Docpixel Photography by Sarah Schoenfeld.
After years of observing the manifold effects of drugs in the nightclubs of Berlin, All You Can Feel is a humorous alchemist experiment by Sarah Schönfeld. The performance of escapism, which the substances she investigates yield, however, is not restricted to the hedonistic parallel universes of the clubs. Lifestyle drugs have become an accepted part of contemporary achieving society: they lift our mood, increase our ability to perform, and enhance communicative abilities, thus bestowing us with the most desired soft skills of our CVs.
Myths, history, memory and identity are constant points of reference in Sarah Schönfeld's artistic work. Her mediums are photography and film. Yet, in All You Can Feel, she entirely withdraws her own gaze: the camera, which traditionally acts as the premise for the artist’s image, is removed, leaving solely the photographic media. In this sense, her studio becomes a laboratory, as she sprinkles the photo negatives with substances, such as LSD, heroin or caffeine, which then start to react on its surface. Thus, she combines drugs and photography, which each represent opposing approaches to reality. And leaves the power to create an image to the chemical substances. Hence, the negative becomes a stage for an allegorical and chemical process between representation and reality – LSD paintings without an author.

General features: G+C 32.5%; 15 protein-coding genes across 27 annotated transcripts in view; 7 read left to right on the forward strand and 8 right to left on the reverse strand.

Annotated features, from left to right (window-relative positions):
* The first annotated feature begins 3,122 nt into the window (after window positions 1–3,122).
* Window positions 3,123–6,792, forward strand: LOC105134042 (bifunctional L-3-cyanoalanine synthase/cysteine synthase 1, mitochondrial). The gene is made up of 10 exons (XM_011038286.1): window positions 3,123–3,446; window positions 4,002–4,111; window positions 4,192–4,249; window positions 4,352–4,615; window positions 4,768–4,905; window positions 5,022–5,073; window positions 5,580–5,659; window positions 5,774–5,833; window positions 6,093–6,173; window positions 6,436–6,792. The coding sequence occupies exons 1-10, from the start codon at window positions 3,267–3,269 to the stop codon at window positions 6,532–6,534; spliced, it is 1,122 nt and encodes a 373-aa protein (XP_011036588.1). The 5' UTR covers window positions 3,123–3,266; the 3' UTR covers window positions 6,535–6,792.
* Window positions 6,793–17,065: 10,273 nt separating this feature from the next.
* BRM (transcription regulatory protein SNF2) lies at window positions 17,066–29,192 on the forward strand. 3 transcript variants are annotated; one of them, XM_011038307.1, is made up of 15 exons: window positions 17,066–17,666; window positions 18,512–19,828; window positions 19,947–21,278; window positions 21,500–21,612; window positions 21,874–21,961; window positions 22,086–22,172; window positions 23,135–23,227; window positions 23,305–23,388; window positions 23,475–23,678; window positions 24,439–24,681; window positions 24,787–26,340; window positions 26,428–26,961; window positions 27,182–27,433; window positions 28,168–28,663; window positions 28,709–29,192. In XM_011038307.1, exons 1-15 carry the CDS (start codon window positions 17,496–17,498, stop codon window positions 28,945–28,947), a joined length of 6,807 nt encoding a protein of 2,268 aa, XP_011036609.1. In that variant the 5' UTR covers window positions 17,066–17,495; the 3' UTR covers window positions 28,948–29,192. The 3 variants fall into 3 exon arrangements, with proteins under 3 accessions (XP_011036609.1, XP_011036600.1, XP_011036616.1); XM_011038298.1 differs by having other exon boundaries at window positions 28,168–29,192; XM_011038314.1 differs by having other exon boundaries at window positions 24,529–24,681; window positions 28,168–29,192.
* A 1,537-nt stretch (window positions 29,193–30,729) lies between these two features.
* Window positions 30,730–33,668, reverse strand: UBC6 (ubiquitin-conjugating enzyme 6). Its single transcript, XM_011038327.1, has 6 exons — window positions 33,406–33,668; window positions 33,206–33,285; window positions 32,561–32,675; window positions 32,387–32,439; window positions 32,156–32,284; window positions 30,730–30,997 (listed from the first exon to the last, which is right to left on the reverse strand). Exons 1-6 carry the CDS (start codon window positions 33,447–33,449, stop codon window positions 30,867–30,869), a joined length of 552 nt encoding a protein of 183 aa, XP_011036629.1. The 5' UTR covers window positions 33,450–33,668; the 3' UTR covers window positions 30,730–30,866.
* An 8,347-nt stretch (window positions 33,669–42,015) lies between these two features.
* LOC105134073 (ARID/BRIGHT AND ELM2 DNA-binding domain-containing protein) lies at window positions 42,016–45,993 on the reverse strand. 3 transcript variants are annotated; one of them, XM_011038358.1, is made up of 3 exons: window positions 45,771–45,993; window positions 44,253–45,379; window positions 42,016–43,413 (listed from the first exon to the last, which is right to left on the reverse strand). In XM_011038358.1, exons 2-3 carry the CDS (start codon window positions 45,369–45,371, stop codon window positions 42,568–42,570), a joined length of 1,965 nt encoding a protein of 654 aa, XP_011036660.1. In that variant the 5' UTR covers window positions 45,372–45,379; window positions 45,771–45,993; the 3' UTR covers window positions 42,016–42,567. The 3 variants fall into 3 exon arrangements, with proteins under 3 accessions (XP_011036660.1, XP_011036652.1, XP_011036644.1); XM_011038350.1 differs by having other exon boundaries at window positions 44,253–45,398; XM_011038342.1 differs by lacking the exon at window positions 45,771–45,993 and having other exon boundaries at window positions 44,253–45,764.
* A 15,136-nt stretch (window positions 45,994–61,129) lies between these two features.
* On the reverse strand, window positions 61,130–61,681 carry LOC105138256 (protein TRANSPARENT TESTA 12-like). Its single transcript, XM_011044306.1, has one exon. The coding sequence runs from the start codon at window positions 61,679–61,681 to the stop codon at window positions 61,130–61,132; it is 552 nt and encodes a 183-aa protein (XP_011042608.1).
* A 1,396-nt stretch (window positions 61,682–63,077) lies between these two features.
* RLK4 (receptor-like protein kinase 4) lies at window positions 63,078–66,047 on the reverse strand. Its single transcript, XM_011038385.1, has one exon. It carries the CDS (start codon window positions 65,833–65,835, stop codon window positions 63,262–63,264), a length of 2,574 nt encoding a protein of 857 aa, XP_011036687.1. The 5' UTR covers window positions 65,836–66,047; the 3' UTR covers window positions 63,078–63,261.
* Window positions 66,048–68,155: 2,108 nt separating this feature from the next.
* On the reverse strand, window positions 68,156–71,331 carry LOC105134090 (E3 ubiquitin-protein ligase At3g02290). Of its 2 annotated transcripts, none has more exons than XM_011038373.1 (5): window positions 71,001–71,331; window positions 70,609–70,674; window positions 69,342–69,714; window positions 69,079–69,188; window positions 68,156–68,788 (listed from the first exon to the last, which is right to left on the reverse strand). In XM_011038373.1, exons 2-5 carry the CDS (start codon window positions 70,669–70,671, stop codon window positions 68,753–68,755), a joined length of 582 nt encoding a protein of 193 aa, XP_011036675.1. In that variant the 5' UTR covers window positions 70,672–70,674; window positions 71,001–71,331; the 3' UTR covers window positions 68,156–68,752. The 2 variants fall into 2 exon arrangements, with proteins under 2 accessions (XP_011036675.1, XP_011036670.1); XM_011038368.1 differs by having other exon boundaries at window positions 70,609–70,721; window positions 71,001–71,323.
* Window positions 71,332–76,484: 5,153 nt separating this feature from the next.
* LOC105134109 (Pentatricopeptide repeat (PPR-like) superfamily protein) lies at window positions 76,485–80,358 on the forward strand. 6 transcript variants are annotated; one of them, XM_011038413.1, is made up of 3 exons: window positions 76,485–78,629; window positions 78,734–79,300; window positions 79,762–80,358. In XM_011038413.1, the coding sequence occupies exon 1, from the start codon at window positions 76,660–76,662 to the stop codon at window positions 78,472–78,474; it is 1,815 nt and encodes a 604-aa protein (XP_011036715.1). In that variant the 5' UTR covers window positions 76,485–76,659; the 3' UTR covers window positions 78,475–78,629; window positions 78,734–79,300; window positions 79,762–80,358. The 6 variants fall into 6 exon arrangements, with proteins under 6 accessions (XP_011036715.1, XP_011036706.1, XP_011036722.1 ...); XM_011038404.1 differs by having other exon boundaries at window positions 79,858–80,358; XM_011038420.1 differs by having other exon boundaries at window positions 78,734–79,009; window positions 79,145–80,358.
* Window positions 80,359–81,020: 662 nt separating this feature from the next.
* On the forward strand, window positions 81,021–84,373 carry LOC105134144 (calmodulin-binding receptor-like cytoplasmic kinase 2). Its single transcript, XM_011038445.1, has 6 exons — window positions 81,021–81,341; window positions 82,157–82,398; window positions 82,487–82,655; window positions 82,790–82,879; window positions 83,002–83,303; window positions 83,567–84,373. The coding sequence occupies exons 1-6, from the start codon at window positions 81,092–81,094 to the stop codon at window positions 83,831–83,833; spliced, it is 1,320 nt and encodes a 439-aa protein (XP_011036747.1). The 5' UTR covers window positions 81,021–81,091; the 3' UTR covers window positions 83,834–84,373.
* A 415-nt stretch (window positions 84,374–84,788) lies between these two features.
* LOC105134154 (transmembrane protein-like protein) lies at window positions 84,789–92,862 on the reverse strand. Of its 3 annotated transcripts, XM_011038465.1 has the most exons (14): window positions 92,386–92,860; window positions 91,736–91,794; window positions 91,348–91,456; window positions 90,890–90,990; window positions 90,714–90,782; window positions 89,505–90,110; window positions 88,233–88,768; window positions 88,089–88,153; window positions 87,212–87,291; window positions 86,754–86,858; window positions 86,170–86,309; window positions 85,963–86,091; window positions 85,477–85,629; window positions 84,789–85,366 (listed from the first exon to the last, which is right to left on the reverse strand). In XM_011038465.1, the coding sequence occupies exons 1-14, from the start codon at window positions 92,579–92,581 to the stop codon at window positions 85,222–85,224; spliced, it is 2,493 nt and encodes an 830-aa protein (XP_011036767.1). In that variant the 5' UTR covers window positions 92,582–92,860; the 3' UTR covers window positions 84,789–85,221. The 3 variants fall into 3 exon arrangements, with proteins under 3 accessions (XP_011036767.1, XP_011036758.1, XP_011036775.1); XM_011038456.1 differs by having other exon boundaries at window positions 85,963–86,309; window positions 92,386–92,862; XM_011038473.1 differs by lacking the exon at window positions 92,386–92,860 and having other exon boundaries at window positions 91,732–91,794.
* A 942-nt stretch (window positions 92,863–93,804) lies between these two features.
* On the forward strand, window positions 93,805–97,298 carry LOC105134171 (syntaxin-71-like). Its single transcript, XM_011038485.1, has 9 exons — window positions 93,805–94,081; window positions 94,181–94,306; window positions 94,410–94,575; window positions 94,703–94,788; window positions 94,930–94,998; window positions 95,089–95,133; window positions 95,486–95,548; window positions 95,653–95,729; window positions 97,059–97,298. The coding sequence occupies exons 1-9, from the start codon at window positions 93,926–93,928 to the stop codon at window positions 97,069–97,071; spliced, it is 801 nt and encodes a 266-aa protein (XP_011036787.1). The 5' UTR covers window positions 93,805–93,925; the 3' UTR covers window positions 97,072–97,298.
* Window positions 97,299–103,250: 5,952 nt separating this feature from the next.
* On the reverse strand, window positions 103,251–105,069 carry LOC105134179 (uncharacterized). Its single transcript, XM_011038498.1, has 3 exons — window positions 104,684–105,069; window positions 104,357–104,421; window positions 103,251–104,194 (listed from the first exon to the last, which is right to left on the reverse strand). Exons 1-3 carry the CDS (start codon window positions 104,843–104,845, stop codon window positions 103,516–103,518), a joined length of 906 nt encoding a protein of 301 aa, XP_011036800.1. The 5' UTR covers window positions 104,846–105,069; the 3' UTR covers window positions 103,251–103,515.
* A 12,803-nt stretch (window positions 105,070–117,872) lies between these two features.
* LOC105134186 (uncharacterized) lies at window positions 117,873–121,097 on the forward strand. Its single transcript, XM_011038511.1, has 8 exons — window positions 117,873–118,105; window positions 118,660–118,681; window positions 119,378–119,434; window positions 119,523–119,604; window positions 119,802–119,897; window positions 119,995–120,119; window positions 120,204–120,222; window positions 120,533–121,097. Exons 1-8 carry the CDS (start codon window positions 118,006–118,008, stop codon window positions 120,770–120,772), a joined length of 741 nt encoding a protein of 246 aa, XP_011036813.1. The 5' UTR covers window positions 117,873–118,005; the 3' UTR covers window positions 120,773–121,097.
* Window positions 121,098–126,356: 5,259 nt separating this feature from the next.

The unique photo prints Sarah Schönfeld creates from these negatives are snapshots in time, as the substances continue to react on the negatives in a chemical écriture automatique. The emerging motifs oscillate between enlightened petri dishes, cross sections of crystals, as well as resembling historic illustrations of the cosmos and the genesis. MDMA for instance, which intensifies each sensoric input, renders you empathic and euphoric, takes the form of a stellar constellation; crystal islands of light in deep psychedelic blue. In other works the substance spreads out to perfect circles, which, on the dark ground, resemble the silhouette of the iconic Blue Marble photography of our planet from 1972, and radiate iridescently.